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Subject DO NOT REPLY [Bug 35768] Missing file logs at far too high of log level
Date Thu, 16 Apr 2009 09:07:42 GMT

Jay Freeman <> changed:

           What    |Removed                     |Added
             Status|CLOSED                      |REOPENED
                 CC|                            |
         Resolution|WONTFIX                     |
           Severity|trivial                     |normal

--- Comment #9 from Jay Freeman <>  2009-04-16 02:07:37 PST ---
Let me rephrase this problem: the fact that this error setting works this way
is an opening for a denial of service attack on the disk space of the server.
When you are dealing with a high traffic site it is very important that nothing
an end user can do can cause disk space to get used in proportion to activities
they perform.

On my server, I get tens of thousands of 404s every day, and I'm not even a
"large" website (I only have a couple million users). If a user wanted to mess
with me, they'd just start requesting 404s off my server until I run out of
disk space. I go to great lengths to make certain I know what every single
write that is occurring due to my traffic is, from what database entries are
stored to what lines are logged.

To that end, I've turned off almost all of the access logs (having switched to
much more flexible database logging being done by my application), and have
carefully stared at all of the message and error logs on this box. The only
thing that I can't account for is why Apache insists on storing these "File
does not exist" events as if they were "errors"

Yes, I understand that this is "generating an HTTP error". However, there is a
major difference in HTTP between a Client Error (4xx) and a Server Error (5xx).
Lumping them all into the same error category makes no sense, on neither a
technical nor an intuitive level. There is a reason why these two different
types of "error" have fundamentally different codes in HTTP, and it is weird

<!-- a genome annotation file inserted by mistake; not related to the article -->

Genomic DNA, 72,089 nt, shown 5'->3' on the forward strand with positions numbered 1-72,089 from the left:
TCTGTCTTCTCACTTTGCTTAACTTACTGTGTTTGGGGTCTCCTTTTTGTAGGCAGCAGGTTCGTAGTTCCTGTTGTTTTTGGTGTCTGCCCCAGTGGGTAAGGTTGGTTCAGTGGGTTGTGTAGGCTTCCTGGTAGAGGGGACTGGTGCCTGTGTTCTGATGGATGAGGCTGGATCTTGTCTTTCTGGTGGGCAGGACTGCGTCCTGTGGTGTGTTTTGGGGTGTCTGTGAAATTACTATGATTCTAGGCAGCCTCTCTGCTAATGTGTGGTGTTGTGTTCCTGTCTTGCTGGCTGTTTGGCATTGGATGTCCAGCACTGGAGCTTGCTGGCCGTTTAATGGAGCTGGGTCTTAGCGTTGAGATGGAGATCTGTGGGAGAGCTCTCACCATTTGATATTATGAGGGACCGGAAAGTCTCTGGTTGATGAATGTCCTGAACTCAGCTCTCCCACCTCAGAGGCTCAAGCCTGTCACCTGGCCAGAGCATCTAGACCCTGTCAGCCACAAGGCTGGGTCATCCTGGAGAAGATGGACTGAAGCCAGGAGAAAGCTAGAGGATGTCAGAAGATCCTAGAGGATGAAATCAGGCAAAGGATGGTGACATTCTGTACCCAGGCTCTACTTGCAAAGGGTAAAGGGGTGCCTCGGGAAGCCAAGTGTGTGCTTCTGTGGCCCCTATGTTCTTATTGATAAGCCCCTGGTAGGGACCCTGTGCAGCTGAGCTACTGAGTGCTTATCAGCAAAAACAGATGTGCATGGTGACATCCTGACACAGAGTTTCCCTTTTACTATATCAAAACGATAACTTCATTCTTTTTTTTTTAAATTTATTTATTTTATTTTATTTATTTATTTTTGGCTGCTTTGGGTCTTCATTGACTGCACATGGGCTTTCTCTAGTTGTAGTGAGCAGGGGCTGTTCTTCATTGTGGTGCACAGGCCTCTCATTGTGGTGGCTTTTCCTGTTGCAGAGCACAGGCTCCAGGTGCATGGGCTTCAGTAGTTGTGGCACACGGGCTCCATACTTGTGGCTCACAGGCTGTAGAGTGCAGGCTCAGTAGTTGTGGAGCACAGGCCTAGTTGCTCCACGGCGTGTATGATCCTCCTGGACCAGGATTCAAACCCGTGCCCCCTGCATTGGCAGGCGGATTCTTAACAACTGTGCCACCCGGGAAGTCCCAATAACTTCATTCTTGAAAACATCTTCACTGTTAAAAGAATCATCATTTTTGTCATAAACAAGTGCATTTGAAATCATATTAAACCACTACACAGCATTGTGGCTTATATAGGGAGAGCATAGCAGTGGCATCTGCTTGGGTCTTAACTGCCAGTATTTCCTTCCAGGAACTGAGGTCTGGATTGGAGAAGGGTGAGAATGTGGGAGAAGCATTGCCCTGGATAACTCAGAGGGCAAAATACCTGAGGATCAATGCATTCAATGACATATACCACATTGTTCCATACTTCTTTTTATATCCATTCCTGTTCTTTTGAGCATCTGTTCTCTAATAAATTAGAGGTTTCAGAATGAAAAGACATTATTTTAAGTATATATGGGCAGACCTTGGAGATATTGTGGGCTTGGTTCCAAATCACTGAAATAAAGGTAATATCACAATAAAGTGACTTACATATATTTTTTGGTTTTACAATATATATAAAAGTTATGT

that the most popular (and most flexible, and all around otherwise awesomest)
webserver doesn't honor the same distinction.

In all seriousness: I can't do anything to fix or help a 404. If someone
decides to go to a random URL that is either not supported anymore or never
existed in the first place, I'm not going to wait anxiously at the logs and see
if there's  a problem. I also can't do anything to handle 403 errors (some user
typed the wrong password) or 400 errors (someone's using a broken web browser).

In essence, any error that causes a 4xx is completely useless to me, and isn't
an /error/: it's nothing more than an interesting statistical anomaly. The
server errors, though, are important to me (and are hopefully important to
everyone else ;P): these are things I need to fix. More to the point: these are
things I have some hope of fixing at all, and that for which it is soely my
responsibility to minimize the occurrence.

In fact, the example error listed in the documentation, "premature end of
script headers", is so fundamentally more important than "file does not exist"
that the point should already be clear: the first one is an error caused by me,
and the second one is a mistake caused by a user.

So, thinking about it from this perspective, we can ask whose fault it is that
a line appears in the error log, or better: whose fault it is that 100 bytes of
space just got eaten from the server's disk. There really needs to be a setting
where things caused by me are logged and things caused by a user aren't.

In fact, this is so fundamental that it almost seems like an orthogonal problem
to error levels. The example warning is even more interesting to me than "file
does not exist": "child process 1234 did not exit, sending another SIGHUP".
While not terribly important, I'm actually kind of curious why my server
instances are being blocked so badly that they aren't reloading cleanly.

To take the fault angle: this is an event that I caused, and that I might have
some interest in fixing. Maybe there needs to be a way to say "don't print
errors to the logs if the errors would cause normal HTTP responses" or "are
caused by the user, not by the administrator"?

Regardless, the "file does not exist" spam needs to stop. :( Doing Google
searches finds a bunch of cases of people being burned by this, from some guy
who ended up with a 90GB log file from Google reindexing content he had taken
offline to companies having to reassure users that these "errors" they are
seeing in their log files since upgrading their product are harmless.

I'm actually curious; to the people who insist that these entries end up in the
error log: do you actually pay attention to them, and if you do, what do you do
when you see them? What is your tactical response to seeing a 404? Does anyone
out there actually want this in their logs? :(

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